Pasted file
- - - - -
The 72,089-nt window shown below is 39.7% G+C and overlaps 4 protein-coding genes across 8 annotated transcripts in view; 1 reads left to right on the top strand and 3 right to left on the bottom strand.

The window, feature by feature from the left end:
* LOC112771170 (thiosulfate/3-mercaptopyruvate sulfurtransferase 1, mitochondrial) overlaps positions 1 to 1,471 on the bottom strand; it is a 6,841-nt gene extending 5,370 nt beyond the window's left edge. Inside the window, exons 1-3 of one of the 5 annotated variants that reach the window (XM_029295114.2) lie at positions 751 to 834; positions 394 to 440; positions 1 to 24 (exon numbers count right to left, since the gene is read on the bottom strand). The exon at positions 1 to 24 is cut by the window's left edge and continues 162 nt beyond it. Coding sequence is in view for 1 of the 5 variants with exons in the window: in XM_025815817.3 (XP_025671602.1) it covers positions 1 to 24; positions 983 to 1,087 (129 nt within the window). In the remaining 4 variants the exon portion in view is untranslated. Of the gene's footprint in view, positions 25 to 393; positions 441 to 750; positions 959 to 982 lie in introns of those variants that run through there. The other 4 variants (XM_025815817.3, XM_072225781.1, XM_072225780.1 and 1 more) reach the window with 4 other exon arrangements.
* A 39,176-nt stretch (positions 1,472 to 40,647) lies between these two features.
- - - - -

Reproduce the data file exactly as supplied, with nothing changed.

The 72,089-nt window shown below is 39.7% G+C and overlaps 4 protein-coding genes across 8 annotated transcripts in view; 1 reads left to right on the top strand and 3 right to left on the bottom strand.

The window, feature by feature from the left end:
* LOC112771170 (thiosulfate/3-mercaptopyruvate sulfurtransferase 1, mitochondrial) overlaps positions 1 to 1,471 on the bottom strand; it is a 6,841-nt gene extending 5,370 nt beyond the window's left edge. Inside the window, exons 1-3 of one of the 5 annotated variants that reach the window (XM_029295114.2) lie at positions 751 to 834; positions 394 to 440; positions 1 to 24 (exon numbers count right to left, since the gene is read on the bottom strand). The exon at positions 1 to 24 is cut by the window's left edge and continues 162 nt beyond it. Coding sequence is in view for 1 of the 5 variants with exons in the window: in XM_025815817.3 (XP_025671602.1) it covers positions 1 to 24; positions 983 to 1,087 (129 nt within the window). In the remaining 4 variants the exon portion in view is untranslated. Of the gene's footprint in view, positions 25 to 393; positions 441 to 750; positions 959 to 982 lie in introns of those variants that run through there. The other 4 variants (XM_025815817.3, XM_072225781.1, XM_072225780.1 and 1 more) reach the window with 4 other exon arrangements.
* A 39,176-nt stretch (positions 1,472 to 40,647) lies between these two features.